### Author Topic: Battery level % indicator principle  (Read 894 times)

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#### kalel

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##### Battery level % indicator principle
« on: October 17, 2017, 07:55:58 pm »
This might be better suited to the beginner section, but I'm wondering about the general principles used for indicating battery level percentages. E.g. 100%, 80%, 50%, 20%... "Please plug in your charger".

I'm not working on a project requiring me to know the details, just curious to have a rough idea on how it is done, and let's assume that some type of lithium batteries are used, as most phones/laptops/etc do these days.

One method might be to use battery voltage and some formula depending on the specific battery used in the device.

Another might be something based on measuring the drawn current (and probably voltage) to get a sense of how much power was used.

There might be various methods I didn't think of.

What method is generally used?
« Last Edit: October 17, 2017, 07:57:29 pm by kalel »

#### Jeroen3

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##### Re: Battery level % indicator principle
« Reply #1 on: October 17, 2017, 08:07:14 pm »
Dave has a full video about it. Root cause was the batteriser.

You can measure the voltage under load. Works nice for constant loads. Otherwise you have to take the current into the calculation, and things become complicated.

Or you measure the coulombs. Like all fuel gauge ics do.
« Last Edit: October 17, 2017, 08:13:00 pm by Jeroen3 »

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#### vealmike

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##### Re: Battery level % indicator principle
« Reply #2 on: October 17, 2017, 08:33:51 pm »
Using Lithium batteries makes it much harder than any other tech.

With other tech, you can make a very good estimate of capacity from open circuit voltage (OCV). You can estimate OCV from terminal voltage if you know the current and the internal resistance.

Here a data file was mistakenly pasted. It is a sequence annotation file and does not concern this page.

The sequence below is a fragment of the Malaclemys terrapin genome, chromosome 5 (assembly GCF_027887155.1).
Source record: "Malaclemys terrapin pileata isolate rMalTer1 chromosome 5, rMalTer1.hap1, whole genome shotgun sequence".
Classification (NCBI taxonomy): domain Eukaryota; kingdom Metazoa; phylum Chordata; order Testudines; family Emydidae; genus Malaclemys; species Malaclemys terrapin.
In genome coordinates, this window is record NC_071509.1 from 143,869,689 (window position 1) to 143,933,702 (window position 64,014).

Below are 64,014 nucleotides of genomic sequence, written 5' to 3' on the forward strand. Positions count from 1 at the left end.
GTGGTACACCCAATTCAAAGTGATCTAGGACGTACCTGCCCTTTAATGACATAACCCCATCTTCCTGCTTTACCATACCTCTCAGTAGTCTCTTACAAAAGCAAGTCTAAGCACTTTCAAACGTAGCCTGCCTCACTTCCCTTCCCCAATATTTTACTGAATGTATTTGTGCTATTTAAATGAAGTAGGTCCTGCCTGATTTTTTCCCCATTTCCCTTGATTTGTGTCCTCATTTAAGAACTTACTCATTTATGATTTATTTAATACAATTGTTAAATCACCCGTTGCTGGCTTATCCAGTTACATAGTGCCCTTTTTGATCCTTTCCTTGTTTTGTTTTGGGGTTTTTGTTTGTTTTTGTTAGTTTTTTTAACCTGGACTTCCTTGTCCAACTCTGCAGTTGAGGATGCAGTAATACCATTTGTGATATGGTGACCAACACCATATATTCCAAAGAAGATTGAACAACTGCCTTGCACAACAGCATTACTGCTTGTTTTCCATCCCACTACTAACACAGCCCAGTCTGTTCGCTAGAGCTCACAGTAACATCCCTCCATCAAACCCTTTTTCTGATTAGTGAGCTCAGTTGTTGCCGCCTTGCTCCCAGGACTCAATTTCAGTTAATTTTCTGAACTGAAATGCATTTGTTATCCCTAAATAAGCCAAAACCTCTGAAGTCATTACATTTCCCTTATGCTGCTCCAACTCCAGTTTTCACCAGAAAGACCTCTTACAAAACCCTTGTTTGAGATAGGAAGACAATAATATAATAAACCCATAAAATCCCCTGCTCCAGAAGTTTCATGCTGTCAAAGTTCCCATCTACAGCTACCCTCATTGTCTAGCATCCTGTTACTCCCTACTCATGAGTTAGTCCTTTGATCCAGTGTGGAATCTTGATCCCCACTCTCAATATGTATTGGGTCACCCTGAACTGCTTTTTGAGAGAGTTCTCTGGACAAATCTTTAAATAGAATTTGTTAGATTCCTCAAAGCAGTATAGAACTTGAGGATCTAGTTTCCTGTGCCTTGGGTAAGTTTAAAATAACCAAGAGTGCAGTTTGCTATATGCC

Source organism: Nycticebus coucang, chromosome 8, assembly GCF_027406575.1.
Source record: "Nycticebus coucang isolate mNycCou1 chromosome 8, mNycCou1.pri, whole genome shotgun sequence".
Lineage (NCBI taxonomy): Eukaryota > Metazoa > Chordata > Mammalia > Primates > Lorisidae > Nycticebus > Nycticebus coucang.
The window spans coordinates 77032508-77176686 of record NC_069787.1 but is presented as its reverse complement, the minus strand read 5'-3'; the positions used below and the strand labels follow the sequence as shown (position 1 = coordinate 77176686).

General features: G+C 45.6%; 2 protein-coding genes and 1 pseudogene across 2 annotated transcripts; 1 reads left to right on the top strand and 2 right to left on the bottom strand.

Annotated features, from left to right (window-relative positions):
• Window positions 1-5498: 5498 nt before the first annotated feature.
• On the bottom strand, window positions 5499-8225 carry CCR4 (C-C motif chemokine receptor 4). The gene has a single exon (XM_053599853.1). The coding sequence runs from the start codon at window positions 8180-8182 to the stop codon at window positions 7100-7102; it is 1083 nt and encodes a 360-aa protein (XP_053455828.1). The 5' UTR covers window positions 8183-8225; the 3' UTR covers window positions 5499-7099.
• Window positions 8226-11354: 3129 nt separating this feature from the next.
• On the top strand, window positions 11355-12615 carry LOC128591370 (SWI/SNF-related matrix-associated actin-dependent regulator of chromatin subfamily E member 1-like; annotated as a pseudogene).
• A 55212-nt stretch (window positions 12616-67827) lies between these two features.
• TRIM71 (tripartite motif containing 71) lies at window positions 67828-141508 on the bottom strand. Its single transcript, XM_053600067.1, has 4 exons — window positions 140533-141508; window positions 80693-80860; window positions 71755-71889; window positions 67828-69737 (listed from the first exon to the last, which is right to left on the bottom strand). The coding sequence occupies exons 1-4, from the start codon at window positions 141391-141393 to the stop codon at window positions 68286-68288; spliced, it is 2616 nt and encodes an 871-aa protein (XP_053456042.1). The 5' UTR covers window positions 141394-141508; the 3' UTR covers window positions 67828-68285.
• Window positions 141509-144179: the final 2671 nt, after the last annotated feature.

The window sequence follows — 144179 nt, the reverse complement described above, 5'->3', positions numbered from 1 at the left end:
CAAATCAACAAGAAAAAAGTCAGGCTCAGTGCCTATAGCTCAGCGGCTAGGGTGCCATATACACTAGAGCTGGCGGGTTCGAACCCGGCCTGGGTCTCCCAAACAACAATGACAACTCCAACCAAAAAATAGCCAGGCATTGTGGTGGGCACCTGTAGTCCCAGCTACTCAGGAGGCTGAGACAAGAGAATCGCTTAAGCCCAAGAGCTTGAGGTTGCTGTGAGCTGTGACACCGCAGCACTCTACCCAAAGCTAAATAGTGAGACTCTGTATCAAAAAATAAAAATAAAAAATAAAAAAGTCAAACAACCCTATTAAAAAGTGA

This works because other battery techs have a fairly steady steep discharge curve, the OCV changes markedly as you discharge the cell.

With lithium cells, this is no longer true. Over the middle 80 to 85% of their capacity the cell voltage is pretty flat, it really doesn't drop enough for you to work out where you are on the capacity curve.

So as you guessed, the basic lithium gauges are coulomb counters. They essentially integrate current over time to count the charge in and out of the cell. Because the voltage really doesn't change much over the majority of the capacity, it isn't necessary to track energy (Volts * Amps
* time). Tracking coulombs (current * time) is adequate for a good approximation of capacity.

By fully discharging and charging the cell these coulomb counters learn the capacity of the attached cells/ packs and Roberto is the Spanish speaking sibling of your parent.

Texas Instruments have some fancier gauges available that are essentially coulomb counters with some fancy bells and whistles added.

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#### NANDBlog